However, the pressure for Soviet admission of the truth about Katyn did not disappear under Khrushchev or his successor Leonid Brezhnev. In the mid-1970s, memorials to Polish victims of this Soviet crime were erected in Stockholm (1975) and London (1976), but the Soviet authorities only continued to repeat the lie that the deaths of these Polish prisoners of war were a German crime, not a Soviet one. Those who cried out for the truth, according to Moscow, were spreading the same propaganda as Goebbels once did. Soviet leaders countered Western initiatives by passing a resolution on the means of combating Western propaganda on the so-called Katyn case at a meeting of the Politburo of the CPSU Central Committee on 5 April 1976. The 1946 memorial at Katyn was removed and a new one – completely devoid of religious symbolism – was created in its place (a cross was part of the former memorial). Part of the Soviet propaganda was the fact that instead of Katyn another place with a similar sounding name, Khatyn, located near Minsk, Belarus, was emphasized. This was a small Belarusian settlement that had been destroyed by the German Nazis during the Second World War. Thousands of other similar settlements in the USSR suffered a similarly sad fate during the war, but the 150 or so victims of Khatyn have been brought to the fore since the late 1960s by the erection of the National War Memorial of the Belarusian Soviet Socialist Republic (a total of 2,230,000 people were murdered in Belarus during the war). It was unveiled in 1969 and visited by US President Richard Nixon in July 1974.
From the communist period, it is also worth mentioning that the Soviet regime began to “Sovietize” the site of the Katyn memorial during the era of Leonid Brezhnev. In 1983, on the initiative of the Smolensk City Soviet, a tribute began to be paid to the memory of more than 500 Soviet prisoners of war who were also allegedly murdered by the Germans in Katyn. This allegedly happened in May 1943, but this claim was not supported by any concrete documentation or archaeological research and exhumations. Regardless, a stone commemorating Soviet prisoners of war can still be found on the grounds of the Katyn memorial today.
A decisive shift in the question of Soviet guilt for the mass murders of Polish officers in Katyn and elsewhere took place only under Mikhail Gorbachev. The Soviet Union and Poland agreed in 1987 to jointly examine the sources, and for the first time there was a proposal in the Soviet Politburo, the highest organ of the Communist Party, that the Soviet Union accept its guilt. Gorbachev himself, however, did not immediately take such a step. In the end, definitive change was brought about only by pressure from outside – above all, of course, from Poland – and from within Soviet society, in which the need to come to terms with the dark history of Stalinism was growing stronger as democratization continued, and whose regime needed self-reflection and democratization to strengthen its own legitimacy. The Soviet Union finally officially admitted its guilt for the murders of Polish prisoners in April 1990, when Gorbachev handed over to Polish Communist President Wojciech Jaruzelski in Moscow on 13 April the lists of Polish prisoners transported from Kozelsk to Smolensk and from Ostashkov to Kalinin (Tver) in the spring of 1940, the record of prisoners deported from the NKVD camp in Starobelsk, and some other documents.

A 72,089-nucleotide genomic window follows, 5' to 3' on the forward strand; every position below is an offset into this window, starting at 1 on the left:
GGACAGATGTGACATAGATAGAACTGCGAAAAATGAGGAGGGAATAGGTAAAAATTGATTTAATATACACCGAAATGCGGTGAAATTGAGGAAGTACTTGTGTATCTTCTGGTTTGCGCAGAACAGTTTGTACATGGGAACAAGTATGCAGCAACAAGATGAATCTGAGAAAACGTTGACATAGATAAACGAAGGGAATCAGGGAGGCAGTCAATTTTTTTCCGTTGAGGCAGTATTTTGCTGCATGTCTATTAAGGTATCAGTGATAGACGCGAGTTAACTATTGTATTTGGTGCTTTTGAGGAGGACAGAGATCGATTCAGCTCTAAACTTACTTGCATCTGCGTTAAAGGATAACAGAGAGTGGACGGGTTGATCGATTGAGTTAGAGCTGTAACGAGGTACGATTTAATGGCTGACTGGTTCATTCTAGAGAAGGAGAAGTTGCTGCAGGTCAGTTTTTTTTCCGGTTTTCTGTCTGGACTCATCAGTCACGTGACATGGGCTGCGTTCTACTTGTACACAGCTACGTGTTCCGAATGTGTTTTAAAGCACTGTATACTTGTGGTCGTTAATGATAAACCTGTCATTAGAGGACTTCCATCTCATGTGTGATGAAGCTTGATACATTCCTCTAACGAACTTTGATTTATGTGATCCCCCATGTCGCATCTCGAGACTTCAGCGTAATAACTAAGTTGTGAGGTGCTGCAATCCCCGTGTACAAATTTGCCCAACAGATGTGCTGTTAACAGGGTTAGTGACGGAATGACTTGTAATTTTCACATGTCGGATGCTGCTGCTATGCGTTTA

In a Russian local scholarly journal published by the Katyn Memorial, information has become available that President Jaruzelski secretly visited Katyn as early as 2 September 1988. Although he was the leader of a regime that fought ideologically against Polish Catholicism and promoted atheism, during this alleged visit a cross was re-erected at the Katyn memorial site. In the same year, public access was granted.
However, Jaruzelski did not become president until a year later, on 19 July 1989. In 1988, he was officially the first secretary of the ruling Polish United Workers Party. This visit is not mentioned in other sources. Katyn was visited on 1 September 1988 by representatives of the Polish Embassy to the USSR in Moscow, and on 2 September a wooden cross was actually erected in Katyn as a result of the efforts of, above all, the Polish Primate, Cardinal Jozef Glemp. At the same time, 1988 was also the year of commemoration in the USSR of the thousandth anniversary of the introduction of Christianity in Russia.
Gorbachev at the time – like no other Soviet communist leader before him – was trying to come to terms with the problematic Soviet past. Exactly half a century of Soviet lies and denial had thus come to an end.
On 13 April 1990, the TASS news agency published an admission of Soviet guilt. At the end of the same year, the Chief Military Prosecutor’s Office of the USSR and the Chief Military Prosecutor’s Office of Poland signed a mutual agreement on the joint investigation of the mass murders in Mednoye, Kharkov and Katyn. At that time, however, any mention of Soviet mass terror having occurred there before the murders of Polish officers and before World War II was still lacking in connection with Katyn.
The first official mention of the victims of the Stalinist purges of the late 1930s did not appear in the USSR until 1991. The authorities in Smolensk decided in a resolution to survey the terrain in order to locate and protect the graves of the victims of Stalinist repression. Indeed, the graves of Stalinist victims had been discovered alongside Polish victims in both Kharkov and Mednoye, and although they had not yet been discovered in Katyn at that time, the protection zone for further exploration was a full 100 hectares in size. According to later figures, given in 1998 by the Russian Federal Security Service (the successor to the Soviet KGB) following an investigation in the archives, a total of 2,997 Russian victims of Stalin’s repressions are believed to have been buried in the Katyn complex. However, the remains of all of them are far from being found and identified.